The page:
As the stay-at-home orders lift and we collectively begin to ease into our new normal, there’s bound to be some residual anxiety. After all, we’re still in the grips of a pandemic, and some seem to be taking that notion more seriously than others.
Rest assured that, if you were planning to consult a board-certified plastic surgeon before all this, or if you had been doing so on an ongoing basis, we’ve implemented a number of measures intended to facilitate social distancing and ensure a clean, sterile environment. And we’ll be updating these protocols as new developments surrounding COVID-19 emerge.
For now, here’s an idea of what you can expect at your next visit.
In-person appointments may take a little longer to schedule
In addition to rescheduling backlogs of appointments that accumulated while plastic surgeons’ offices were closed across the region, many are seeing fewer patients a day in order to prevent them from crossing paths, as much as possible. In fact, most practices are eliminating their waiting areas altogether. Extra time between appointments is also needed to allow for new decontamination protocols to be carried out.
Basically, it may take longer to schedule an appointment with your plastic surgeon than it did before March.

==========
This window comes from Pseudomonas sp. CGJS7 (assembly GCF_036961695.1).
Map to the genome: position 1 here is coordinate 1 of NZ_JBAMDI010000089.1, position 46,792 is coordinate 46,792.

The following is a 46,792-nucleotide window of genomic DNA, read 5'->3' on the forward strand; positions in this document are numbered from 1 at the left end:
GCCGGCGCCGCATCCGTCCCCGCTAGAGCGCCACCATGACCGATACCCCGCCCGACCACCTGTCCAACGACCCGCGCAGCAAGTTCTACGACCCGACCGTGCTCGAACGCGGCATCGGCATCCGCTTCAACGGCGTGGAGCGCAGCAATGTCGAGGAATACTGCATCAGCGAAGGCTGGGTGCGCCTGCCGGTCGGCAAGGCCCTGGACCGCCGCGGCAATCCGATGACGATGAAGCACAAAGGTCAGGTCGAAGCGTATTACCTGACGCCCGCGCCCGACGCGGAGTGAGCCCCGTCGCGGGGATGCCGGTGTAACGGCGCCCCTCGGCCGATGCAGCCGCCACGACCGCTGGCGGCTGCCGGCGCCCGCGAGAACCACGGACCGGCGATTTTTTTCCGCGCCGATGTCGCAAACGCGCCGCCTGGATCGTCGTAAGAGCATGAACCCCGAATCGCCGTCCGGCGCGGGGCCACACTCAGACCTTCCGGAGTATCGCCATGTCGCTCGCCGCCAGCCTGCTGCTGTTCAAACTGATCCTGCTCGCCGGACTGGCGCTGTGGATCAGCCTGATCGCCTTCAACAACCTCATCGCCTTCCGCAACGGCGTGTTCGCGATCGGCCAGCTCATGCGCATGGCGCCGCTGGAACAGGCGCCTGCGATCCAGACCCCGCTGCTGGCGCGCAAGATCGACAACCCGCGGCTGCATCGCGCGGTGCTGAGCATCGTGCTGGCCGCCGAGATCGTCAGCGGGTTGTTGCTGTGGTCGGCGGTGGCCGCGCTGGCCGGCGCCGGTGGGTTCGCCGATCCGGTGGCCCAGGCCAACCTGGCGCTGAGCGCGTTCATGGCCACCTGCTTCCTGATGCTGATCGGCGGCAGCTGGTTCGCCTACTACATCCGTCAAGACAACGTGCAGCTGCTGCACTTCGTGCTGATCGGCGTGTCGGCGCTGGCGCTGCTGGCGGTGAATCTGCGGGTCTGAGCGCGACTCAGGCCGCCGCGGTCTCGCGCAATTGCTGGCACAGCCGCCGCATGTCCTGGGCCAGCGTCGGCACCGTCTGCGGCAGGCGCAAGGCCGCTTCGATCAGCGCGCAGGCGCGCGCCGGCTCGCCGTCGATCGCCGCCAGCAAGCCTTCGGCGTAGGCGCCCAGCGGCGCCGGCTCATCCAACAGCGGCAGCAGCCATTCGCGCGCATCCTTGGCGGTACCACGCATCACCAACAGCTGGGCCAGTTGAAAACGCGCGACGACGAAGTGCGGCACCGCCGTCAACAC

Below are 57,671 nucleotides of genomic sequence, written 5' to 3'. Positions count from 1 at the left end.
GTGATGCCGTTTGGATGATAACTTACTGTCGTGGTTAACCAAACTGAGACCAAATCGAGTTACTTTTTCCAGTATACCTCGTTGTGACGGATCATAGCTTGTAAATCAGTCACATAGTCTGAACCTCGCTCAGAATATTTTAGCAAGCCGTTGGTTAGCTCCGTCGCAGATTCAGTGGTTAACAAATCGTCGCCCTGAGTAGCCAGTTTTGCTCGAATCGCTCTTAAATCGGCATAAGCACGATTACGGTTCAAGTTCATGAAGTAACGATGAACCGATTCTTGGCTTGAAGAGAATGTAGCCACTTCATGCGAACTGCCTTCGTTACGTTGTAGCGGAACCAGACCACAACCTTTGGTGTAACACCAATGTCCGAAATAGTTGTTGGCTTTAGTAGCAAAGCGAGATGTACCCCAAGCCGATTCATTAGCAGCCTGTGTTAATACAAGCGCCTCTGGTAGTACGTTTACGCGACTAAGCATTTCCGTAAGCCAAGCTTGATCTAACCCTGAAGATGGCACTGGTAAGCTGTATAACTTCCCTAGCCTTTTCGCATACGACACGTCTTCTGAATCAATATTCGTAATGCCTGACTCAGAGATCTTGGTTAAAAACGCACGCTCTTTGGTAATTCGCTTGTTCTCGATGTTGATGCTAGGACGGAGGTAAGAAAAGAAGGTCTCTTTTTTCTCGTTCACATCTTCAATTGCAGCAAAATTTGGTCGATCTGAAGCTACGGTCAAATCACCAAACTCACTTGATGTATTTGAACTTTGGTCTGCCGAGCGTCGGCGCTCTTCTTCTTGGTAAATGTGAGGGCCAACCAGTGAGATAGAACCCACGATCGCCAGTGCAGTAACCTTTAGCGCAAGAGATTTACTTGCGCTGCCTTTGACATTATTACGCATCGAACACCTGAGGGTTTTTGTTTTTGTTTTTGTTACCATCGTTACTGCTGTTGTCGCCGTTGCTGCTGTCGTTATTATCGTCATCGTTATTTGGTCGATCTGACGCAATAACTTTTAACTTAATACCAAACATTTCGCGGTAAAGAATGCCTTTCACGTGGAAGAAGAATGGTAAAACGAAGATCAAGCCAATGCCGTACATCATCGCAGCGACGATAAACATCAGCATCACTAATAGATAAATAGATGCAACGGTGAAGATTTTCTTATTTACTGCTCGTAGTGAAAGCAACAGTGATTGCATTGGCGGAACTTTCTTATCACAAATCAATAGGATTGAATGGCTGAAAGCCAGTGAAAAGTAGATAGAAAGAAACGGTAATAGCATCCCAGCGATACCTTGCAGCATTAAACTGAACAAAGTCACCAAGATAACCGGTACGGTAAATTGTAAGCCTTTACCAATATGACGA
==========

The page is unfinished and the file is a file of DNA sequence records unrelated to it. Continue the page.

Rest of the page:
To varying extents, that will be offset by virtual consultations. In recent months, online consults have become de rigueur across almost every branch of healthcare. Until a vaccine is available, that’ll likely remain the case in certain scenarios, like discussing a future surgery or following up on a past procedure.
Everybody will be screened and probably tested
Also to varying extents, plastic surgeons will be screening every patient, both prior to their appointment and upon their arrival. Ahead of your appointment, you can expect to be asked about your current health, recent symptoms, COVID-19 exposure or diagnoses, sick family members, travel history, and so forth. Upon your arrival, you’ll likely be asked the same questions again. You’ll also have your temperature taken, which is meant to detect asymptomatic carriers with low-grade fevers.
If there’s any question as to whether someone presents a risk, they’ll be asked to reschedule.
All hospital-based outpatient surgeries will require a pre-operative COVID-19 diagnostic lab test. (It’s the one with the deep nasal swab that detects active virus particles.)
Most plastic surgery societies, looking to emulate hospital policy, are advising their members not to perform office-based treatments or operate in private ORs without a negative COVID-19 diagnostic lab test. But, because the swab tests are still difficult to come by, many will be relying on antibody blood tests (the rapid finger-prick kind, most commonly) to flag patients who’ve been exposed to the virus.
Doctors will be performing the tests on a regular basis on themselves and their staffs as well, in addition to daily temperature and symptom checks.
While some of this may feel like an inconvenience, please know that these are safety measures. Every reputable plastic surgeon in this pandemic is approaching reopening in a methodical manner and with the intent to take every precaution possible to protect our patients.